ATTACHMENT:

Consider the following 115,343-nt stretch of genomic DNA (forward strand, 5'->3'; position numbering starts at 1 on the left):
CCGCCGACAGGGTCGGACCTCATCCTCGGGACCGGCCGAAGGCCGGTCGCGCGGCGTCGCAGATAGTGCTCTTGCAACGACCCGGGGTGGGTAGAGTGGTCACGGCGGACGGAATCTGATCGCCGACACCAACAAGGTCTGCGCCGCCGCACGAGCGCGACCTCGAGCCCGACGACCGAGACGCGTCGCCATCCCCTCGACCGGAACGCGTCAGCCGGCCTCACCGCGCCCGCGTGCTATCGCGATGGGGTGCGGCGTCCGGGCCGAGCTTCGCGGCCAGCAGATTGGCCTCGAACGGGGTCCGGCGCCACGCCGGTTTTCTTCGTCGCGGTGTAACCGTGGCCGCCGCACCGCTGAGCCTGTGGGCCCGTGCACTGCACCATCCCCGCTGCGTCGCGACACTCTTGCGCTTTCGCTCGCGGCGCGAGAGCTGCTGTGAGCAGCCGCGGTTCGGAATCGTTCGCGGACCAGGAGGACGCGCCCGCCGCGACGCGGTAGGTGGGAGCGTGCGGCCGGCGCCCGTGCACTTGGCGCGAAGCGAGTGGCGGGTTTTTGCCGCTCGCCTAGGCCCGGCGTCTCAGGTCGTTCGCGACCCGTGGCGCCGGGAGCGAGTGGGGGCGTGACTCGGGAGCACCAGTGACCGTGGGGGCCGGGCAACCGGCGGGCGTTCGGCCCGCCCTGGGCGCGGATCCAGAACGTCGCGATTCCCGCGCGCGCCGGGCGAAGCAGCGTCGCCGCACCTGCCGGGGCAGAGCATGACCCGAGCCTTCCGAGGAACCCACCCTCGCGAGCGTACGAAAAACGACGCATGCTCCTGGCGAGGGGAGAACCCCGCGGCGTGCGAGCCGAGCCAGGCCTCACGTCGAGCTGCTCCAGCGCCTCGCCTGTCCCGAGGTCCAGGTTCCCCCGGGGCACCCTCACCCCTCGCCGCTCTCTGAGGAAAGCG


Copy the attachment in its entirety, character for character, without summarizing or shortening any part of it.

Consider the following 115,343-nt stretch of genomic DNA (forward strand, 5'->3'; position numbering starts at 1 on the left):
CCGCCGACAGGGTCGGACCTCATCCTCGGGACCGGCCGAAGGCCGGTCGCGCGGCGTCGCAGATAGTGCTCTTGCAACGACCCGGGGTGGGTAGAGTGGTCACGGCGGACGGAATCTGATCGCCGACACCAACAAGGTCTGCGCCGCCGCACGAGCGCGACCTCGAGCCCGACGACCGAGACGCGTCGCCATCCCCTCGACCGGAACGCGTCAGCCGGCCTCACCGCGCCCGCGTGCTATCGCGATGGGGTGCGGCGTCCGGGCCGAGCTTCGCGGCCAGCAGATTGGCCTCGAACGGGGTCCGGCGCCACGCCGGTTTTCTTCGTCGCGGTGTAACCGTGGCCGCCGCACCGCTGAGCCTGTGGGCCCGTGCACTGCACCATCCCCGCTGCGTCGCGACACTCTTGCGCTTTCGCTCGCGGCGCGAGAGCTGCTGTGAGCAGCCGCGGTTCGGAATCGTTCGCGGACCAGGAGGACGCGCCCGCCGCGACGCGGTAGGTGGGAGCGTGCGGCCGGCGCCCGTGCACTTGGCGCGAAGCGAGTGGCGGGTTTTTGCCGCTCGCCTAGGCCCGGCGTCTCAGGTCGTTCGCGACCCGTGGCGCCGGGAGCGAGTGGGGGCGTGACTCGGGAGCACCAGTGACCGTGGGGGCCGGGCAACCGGCGGGCGTTCGGCCCGCCCTGGGCGCGGATCCAGAACGTCGCGATTCCCGCGCGCGCCGGGCGAAGCAGCGTCGCCGCACCTGCCGGGGCAGAGCATGACCCGAGCCTTCCGAGGAACCCACCCTCGCGAGCGTACGAAAAACGACGCATGCTCCTGGCGAGGGGAGAACCCCGCGGCGTGCGAGCCGAGCCAGGCCTCACGTCGAGCTGCTCCAGCGCCTCGCCTGTCCCGAGGTCCAGGTTCCCCCGGGGCACCCTCACCCCTCGCCGCTCTCTGAGGAAAGCG